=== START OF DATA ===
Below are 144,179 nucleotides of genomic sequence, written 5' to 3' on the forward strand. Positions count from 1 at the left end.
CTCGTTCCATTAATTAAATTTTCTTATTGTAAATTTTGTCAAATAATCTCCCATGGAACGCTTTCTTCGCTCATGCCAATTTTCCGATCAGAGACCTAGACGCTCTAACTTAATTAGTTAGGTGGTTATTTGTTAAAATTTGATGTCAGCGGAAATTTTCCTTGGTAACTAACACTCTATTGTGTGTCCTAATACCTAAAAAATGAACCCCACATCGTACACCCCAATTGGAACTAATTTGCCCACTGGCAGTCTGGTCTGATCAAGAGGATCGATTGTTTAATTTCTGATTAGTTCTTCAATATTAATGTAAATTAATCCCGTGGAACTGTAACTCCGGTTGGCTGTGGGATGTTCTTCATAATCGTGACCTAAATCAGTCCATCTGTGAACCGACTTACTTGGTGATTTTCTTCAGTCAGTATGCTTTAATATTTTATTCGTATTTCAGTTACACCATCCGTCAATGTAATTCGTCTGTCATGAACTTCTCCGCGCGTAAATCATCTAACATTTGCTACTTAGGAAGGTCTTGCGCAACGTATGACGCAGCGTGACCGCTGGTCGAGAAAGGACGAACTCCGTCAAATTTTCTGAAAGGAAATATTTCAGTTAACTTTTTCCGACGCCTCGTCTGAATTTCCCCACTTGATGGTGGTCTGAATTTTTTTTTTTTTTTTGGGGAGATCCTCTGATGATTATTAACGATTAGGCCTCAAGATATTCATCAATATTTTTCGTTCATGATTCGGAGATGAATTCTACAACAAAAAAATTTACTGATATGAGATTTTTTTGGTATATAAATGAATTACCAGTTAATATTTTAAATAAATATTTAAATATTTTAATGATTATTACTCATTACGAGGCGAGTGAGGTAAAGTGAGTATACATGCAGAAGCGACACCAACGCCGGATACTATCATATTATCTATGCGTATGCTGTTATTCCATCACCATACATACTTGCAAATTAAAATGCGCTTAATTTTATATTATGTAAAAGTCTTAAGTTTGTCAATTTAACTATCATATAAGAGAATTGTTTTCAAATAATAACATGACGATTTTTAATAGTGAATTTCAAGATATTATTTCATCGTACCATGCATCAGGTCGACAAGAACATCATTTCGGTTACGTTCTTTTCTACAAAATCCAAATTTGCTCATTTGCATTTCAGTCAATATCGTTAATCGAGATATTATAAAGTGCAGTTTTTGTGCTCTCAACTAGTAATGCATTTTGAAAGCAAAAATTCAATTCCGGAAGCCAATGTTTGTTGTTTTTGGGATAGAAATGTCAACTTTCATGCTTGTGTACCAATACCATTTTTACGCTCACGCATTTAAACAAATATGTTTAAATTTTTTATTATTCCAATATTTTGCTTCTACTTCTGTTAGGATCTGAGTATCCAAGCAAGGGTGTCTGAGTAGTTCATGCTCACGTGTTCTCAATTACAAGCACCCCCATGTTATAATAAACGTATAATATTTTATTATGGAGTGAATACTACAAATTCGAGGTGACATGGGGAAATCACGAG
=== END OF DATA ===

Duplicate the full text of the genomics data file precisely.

Below are 144,179 nucleotides of genomic sequence, written 5' to 3' on the forward strand. Positions count from 1 at the left end.
CTCGTTCCATTAATTAAATTTTCTTATTGTAAATTTTGTCAAATAATCTCCCATGGAACGCTTTCTTCGCTCATGCCAATTTTCCGATCAGAGACCTAGACGCTCTAACTTAATTAGTTAGGTGGTTATTTGTTAAAATTTGATGTCAGCGGAAATTTTCCTTGGTAACTAACACTCTATTGTGTGTCCTAATACCTAAAAAATGAACCCCACATCGTACACCCCAATTGGAACTAATTTGCCCACTGGCAGTCTGGTCTGATCAAGAGGATCGATTGTTTAATTTCTGATTAGTTCTTCAATATTAATGTAAATTAATCCCGTGGAACTGTAACTCCGGTTGGCTGTGGGATGTTCTTCATAATCGTGACCTAAATCAGTCCATCTGTGAACCGACTTACTTGGTGATTTTCTTCAGTCAGTATGCTTTAATATTTTATTCGTATTTCAGTTACACCATCCGTCAATGTAATTCGTCTGTCATGAACTTCTCCGCGCGTAAATCATCTAACATTTGCTACTTAGGAAGGTCTTGCGCAACGTATGACGCAGCGTGACCGCTGGTCGAGAAAGGACGAACTCCGTCAAATTTTCTGAAAGGAAATATTTCAGTTAACTTTTTCCGACGCCTCGTCTGAATTTCCCCACTTGATGGTGGTCTGAATTTTTTTTTTTTTTTTGGGGAGATCCTCTGATGATTATTAACGATTAGGCCTCAAGATATTCATCAATATTTTTCGTTCATGATTCGGAGATGAATTCTACAACAAAAAAATTTACTGATATGAGATTTTTTTGGTATATAAATGAATTACCAGTTAATATTTTAAATAAATATTTAAATATTTTAATGATTATTACTCATTACGAGGCGAGTGAGGTAAAGTGAGTATACATGCAGAAGCGACACCAACGCCGGATACTATCATATTATCTATGCGTATGCTGTTATTCCATCACCATACATACTTGCAAATTAAAATGCGCTTAATTTTATATTATGTAAAAGTCTTAAGTTTGTCAATTTAACTATCATATAAGAGAATTGTTTTCAAATAATAACATGACGATTTTTAATAGTGAATTTCAAGATATTATTTCATCGTACCATGCATCAGGTCGACAAGAACATCATTTCGGTTACGTTCTTTTCTACAAAATCCAAATTTGCTCATTTGCATTTCAGTCAATATCGTTAATCGAGATATTATAAAGTGCAGTTTTTGTGCTCTCAACTAGTAATGCATTTTGAAAGCAAAAATTCAATTCCGGAAGCCAATGTTTGTTGTTTTTGGGATAGAAATGTCAACTTTCATGCTTGTGTACCAATACCATTTTTACGCTCACGCATTTAAACAAATATGTTTAAATTTTTTATTATTCCAATATTTTGCTTCTACTTCTGTTAGGATCTGAGTATCCAAGCAAGGGTGTCTGAGTAGTTCATGCTCACGTGTTCTCAATTACAAGCACCCCCATGTTATAATAAACGTATAATATTTTATTATGGAGTGAATACTACAAATTCGAGGTGACATGGGGAAATCACGAG